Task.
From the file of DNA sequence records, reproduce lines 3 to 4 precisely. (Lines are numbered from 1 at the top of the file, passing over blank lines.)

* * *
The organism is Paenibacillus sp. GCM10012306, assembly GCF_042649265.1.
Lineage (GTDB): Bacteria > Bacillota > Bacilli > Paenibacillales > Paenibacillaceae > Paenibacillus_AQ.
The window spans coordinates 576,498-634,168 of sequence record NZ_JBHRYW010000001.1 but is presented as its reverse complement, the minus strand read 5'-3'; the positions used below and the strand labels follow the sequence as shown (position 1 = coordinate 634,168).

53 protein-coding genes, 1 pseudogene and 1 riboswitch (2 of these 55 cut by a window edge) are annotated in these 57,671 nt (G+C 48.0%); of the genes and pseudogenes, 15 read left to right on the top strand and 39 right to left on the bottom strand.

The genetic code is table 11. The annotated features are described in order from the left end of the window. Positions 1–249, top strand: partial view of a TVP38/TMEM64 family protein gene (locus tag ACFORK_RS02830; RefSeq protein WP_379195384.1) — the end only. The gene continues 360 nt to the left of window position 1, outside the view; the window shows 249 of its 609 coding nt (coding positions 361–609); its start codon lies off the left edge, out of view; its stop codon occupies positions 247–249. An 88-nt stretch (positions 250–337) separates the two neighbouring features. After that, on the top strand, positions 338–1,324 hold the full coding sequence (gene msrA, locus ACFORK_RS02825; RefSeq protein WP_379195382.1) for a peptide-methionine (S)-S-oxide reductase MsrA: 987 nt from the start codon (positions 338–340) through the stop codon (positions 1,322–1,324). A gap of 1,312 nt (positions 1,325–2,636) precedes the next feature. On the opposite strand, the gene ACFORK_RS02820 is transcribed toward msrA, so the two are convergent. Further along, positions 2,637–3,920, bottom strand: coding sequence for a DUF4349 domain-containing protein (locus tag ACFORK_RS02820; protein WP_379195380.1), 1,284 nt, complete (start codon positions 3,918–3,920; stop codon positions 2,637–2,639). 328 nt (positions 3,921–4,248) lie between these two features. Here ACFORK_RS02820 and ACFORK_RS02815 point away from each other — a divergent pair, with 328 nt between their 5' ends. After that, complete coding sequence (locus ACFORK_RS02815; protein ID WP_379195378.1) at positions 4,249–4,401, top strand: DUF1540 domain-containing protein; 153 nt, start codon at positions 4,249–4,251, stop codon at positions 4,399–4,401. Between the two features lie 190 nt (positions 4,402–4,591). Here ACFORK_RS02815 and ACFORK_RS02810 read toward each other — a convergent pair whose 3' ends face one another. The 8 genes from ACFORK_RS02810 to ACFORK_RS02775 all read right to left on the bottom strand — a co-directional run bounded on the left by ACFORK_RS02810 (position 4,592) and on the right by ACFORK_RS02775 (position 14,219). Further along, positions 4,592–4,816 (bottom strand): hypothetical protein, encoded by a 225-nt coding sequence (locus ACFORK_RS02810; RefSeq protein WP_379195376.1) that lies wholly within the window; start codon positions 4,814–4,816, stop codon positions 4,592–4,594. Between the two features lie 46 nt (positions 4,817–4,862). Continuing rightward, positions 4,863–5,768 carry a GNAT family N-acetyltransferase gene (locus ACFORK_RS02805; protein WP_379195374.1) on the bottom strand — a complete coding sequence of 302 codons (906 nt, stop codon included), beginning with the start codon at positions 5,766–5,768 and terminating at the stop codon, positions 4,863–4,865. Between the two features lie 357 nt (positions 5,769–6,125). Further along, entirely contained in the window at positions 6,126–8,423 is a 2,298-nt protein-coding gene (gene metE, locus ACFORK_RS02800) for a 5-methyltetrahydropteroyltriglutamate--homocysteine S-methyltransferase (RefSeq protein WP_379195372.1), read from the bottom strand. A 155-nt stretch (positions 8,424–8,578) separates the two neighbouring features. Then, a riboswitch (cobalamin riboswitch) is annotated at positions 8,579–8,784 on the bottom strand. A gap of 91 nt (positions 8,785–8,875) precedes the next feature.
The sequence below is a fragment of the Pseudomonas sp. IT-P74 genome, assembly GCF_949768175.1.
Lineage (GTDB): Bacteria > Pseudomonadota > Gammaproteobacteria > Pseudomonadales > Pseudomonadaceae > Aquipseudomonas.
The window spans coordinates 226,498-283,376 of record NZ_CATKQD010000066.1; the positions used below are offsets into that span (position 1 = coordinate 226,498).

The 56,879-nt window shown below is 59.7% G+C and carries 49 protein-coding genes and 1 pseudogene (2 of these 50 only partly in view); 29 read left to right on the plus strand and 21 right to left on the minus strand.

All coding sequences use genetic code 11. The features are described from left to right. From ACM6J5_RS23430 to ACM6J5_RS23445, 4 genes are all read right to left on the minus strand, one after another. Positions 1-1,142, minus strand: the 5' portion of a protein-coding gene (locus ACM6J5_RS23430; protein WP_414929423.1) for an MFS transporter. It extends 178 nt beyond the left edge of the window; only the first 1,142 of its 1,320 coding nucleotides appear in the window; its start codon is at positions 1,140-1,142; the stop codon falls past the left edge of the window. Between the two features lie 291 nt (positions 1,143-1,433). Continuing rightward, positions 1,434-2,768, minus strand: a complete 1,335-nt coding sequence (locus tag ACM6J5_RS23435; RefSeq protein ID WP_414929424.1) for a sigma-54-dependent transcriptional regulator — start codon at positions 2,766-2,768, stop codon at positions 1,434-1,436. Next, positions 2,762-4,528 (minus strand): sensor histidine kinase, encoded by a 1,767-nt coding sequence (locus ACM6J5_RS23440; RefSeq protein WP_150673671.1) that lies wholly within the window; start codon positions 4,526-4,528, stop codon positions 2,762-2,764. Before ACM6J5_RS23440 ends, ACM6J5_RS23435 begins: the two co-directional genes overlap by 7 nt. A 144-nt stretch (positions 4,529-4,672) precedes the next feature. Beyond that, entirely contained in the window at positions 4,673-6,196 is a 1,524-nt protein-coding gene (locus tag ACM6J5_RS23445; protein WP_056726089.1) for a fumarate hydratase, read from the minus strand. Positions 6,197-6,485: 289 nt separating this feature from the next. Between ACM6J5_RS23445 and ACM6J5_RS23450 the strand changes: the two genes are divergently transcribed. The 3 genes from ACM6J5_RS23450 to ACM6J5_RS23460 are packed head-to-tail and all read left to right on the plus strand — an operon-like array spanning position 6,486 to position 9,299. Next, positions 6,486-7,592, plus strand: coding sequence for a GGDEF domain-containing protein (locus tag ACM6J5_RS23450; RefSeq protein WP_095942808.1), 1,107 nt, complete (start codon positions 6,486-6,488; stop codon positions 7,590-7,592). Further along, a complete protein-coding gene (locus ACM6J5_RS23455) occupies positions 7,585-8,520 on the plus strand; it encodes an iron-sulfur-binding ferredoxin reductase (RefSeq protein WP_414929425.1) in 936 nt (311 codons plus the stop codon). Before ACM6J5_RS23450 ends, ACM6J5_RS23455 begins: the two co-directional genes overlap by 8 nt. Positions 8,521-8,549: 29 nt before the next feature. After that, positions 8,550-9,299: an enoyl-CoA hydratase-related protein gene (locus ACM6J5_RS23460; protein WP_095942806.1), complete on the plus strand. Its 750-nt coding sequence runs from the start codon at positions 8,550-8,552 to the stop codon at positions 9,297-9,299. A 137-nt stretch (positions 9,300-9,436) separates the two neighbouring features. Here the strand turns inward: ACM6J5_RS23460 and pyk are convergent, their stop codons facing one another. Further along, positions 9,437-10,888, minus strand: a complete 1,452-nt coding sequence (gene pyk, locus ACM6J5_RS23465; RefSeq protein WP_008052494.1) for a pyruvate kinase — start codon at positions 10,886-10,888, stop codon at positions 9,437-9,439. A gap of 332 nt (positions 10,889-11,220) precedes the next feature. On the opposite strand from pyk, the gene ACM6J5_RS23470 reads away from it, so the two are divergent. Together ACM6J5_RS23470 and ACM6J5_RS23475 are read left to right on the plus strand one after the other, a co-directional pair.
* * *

The window spans coordinates 576,498-634,168 of sequence record NZ_JBHRYW010000001.1 but is presented as its reverse complement, the minus strand read 5'-3'; the positions used below and the strand labels follow the sequence as shown (position 1 = coordinate 634,168).

53 protein-coding genes, 1 pseudogene and 1 riboswitch (2 of these 55 cut by a window edge) are annotated in these 57,671 nt (G+C 48.0%); of the genes and pseudogenes, 15 read left to right on the top strand and 39 right to left on the bottom strand.